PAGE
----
Since then, Al Samawi has detailed this harrowing tale at universities, churches and other houses of worship in the U.S. And now, his life will be portrayed in a film developed by “La La Land” Producer Marc Platt, with Oscar-winning screenwriter Josh Singer.
Al Samawi said he has received financial donations for the Abrahamic House from board members of the nonprofit as well as contacts he has made through his book and speaking engagements. The international nonprofit Moishe House, a collection of homes that serve as hubs for young Jewish leaders, has been a source of logistical help. Al Samawi aims to open multiple Abrahamic houses across the country and globe. For now, his focus is on the L.A. fellows.
Since the roommates can’t host events for the public in person, they moved their programming online.
So far, the fellows have hosted an online summit exploring the intersections of faith and justice and a virtual symposium discussing fasting in different faith traditions. For the end of May, Cohen organized a virtual multifaith feminism event in honor of Shavuot, a Jewish holiday that marks the celebration of wisdom by staying up all night to learn.
On Thursday (May 14), the Abrahamic House hosted its most recent virtual event with a Zoom screening of Khan’s film documenting “Pray Beyond Borders,” a binational day of prayer at the U.S.-Mexico border in San Diego that included Muslim and Christian faith leaders.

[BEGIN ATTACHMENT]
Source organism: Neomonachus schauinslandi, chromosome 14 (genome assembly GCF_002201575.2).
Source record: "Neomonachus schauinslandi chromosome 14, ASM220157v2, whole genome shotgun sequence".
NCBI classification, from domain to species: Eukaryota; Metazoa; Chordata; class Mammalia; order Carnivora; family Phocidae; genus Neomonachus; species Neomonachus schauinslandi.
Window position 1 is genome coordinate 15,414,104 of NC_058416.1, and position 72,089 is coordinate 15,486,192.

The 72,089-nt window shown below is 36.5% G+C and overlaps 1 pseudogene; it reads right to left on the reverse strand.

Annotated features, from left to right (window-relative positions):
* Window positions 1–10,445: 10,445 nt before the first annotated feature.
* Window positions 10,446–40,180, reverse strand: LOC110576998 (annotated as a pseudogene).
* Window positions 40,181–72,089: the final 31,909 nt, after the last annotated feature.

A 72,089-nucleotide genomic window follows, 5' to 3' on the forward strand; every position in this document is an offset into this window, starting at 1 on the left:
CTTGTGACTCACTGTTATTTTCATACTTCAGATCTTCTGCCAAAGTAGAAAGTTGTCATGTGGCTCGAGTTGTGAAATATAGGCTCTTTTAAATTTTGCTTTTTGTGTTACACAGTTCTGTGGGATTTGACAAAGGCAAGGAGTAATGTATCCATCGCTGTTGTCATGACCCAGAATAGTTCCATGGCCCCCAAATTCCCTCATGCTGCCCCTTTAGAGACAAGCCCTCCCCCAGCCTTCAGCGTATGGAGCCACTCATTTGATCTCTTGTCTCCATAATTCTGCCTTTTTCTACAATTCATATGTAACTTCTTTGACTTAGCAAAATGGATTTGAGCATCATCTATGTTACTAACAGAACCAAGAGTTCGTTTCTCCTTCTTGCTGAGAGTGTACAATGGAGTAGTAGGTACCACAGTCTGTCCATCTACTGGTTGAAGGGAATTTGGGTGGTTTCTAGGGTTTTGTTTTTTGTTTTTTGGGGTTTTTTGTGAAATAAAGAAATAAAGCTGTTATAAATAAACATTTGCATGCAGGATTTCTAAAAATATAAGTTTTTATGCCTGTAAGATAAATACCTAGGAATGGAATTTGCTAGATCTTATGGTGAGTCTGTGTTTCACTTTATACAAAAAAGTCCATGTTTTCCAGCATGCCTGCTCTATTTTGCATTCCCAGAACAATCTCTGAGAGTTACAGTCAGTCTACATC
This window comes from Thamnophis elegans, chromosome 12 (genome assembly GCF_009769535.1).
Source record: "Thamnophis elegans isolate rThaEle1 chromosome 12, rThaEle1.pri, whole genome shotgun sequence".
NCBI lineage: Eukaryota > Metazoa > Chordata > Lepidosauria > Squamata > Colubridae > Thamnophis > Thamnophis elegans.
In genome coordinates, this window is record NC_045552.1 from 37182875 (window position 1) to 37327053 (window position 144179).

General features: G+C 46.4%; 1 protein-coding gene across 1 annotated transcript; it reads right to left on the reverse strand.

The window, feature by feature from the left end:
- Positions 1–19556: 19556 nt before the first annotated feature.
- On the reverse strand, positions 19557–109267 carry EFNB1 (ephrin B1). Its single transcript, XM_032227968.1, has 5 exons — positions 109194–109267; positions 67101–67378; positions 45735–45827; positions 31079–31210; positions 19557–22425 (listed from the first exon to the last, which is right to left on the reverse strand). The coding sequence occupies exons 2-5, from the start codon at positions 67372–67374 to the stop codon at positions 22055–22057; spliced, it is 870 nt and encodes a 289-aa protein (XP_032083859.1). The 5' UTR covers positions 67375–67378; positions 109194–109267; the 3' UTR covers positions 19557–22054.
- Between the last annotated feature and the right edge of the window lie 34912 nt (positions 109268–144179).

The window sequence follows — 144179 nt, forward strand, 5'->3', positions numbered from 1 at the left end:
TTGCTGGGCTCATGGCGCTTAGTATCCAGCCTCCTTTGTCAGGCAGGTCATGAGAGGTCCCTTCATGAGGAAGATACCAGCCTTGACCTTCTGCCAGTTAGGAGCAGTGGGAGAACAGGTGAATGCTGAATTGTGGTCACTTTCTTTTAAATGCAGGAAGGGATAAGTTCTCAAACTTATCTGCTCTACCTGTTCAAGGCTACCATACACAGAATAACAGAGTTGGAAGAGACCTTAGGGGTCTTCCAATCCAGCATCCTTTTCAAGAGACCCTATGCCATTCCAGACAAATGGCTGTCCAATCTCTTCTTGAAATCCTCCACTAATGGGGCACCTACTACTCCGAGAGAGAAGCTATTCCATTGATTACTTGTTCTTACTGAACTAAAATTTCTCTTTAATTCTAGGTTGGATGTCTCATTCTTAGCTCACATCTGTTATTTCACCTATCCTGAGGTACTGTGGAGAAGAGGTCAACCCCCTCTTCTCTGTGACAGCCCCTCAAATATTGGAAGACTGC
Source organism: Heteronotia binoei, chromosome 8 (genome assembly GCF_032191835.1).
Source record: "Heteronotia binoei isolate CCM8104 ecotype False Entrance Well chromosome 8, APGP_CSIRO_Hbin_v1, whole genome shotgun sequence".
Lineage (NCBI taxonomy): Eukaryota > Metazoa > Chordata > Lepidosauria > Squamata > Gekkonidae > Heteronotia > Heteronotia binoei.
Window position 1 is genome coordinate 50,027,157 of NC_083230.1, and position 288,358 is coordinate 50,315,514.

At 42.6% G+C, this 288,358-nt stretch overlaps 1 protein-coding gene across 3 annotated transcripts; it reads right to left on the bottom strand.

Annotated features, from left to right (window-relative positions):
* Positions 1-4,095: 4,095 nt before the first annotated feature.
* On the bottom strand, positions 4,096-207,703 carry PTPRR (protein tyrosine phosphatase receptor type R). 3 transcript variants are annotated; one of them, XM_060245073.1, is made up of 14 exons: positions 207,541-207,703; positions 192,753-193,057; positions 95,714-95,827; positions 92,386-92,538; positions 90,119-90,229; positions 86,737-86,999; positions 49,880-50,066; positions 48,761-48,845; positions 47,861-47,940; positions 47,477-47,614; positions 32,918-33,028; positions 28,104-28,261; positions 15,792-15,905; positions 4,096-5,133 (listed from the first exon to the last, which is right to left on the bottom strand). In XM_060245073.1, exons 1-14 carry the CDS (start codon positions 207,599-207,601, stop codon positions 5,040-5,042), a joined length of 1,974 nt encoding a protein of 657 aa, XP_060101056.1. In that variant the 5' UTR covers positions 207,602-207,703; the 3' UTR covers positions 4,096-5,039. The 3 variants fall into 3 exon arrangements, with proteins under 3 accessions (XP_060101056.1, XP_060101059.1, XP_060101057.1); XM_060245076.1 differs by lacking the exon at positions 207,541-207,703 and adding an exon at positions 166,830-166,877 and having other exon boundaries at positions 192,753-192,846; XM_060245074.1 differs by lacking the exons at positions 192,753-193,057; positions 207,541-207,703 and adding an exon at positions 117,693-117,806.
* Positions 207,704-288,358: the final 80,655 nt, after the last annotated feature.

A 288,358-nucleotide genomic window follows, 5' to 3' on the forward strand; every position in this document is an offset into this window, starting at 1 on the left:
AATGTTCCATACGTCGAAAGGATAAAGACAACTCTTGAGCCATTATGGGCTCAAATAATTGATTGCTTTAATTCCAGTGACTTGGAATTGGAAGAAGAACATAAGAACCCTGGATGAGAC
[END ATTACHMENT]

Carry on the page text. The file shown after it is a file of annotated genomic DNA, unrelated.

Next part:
The 2019 event that Khan documented chronicled the six-month anniversary of Border Mosque, a group of Muslims that meets for prayer at the border on the last Sunday of the month. Those prayers coincide with Border Church, or La Iglesia Fronteriza, a Sunday service held for the last decade at the border and led by the Rev. John Fanestil, a United Methodist minister.
To Khan, this is the kind of storytelling she finds inspiring. “The basis of my faith as a Muslim is to treat people kindly and well and compassionately,” she said. “We have an obligation as faith people to do whatever we can to actively construct a more just world.”
The fellows have also been blogging about celebrating major holidays together. They wrote about cleaning the house in preparation for Passover and taking part in other rituals, like bedikat chametz, with guidance from Cohen. Instead of hiding pieces of leavened bread throughout the house, like the tradition entails, the fellows instead hid “spiritual chametz” embodying “anything that no longer serves us psychologically, emotionally and mentally.”
Cohen said that before the pandemic, she was also planning to attend Jewish festivals and home events in L.A. for Passover.
The intimacy of this tradition while at home with her housemates helped everyone get to know each other better, she said.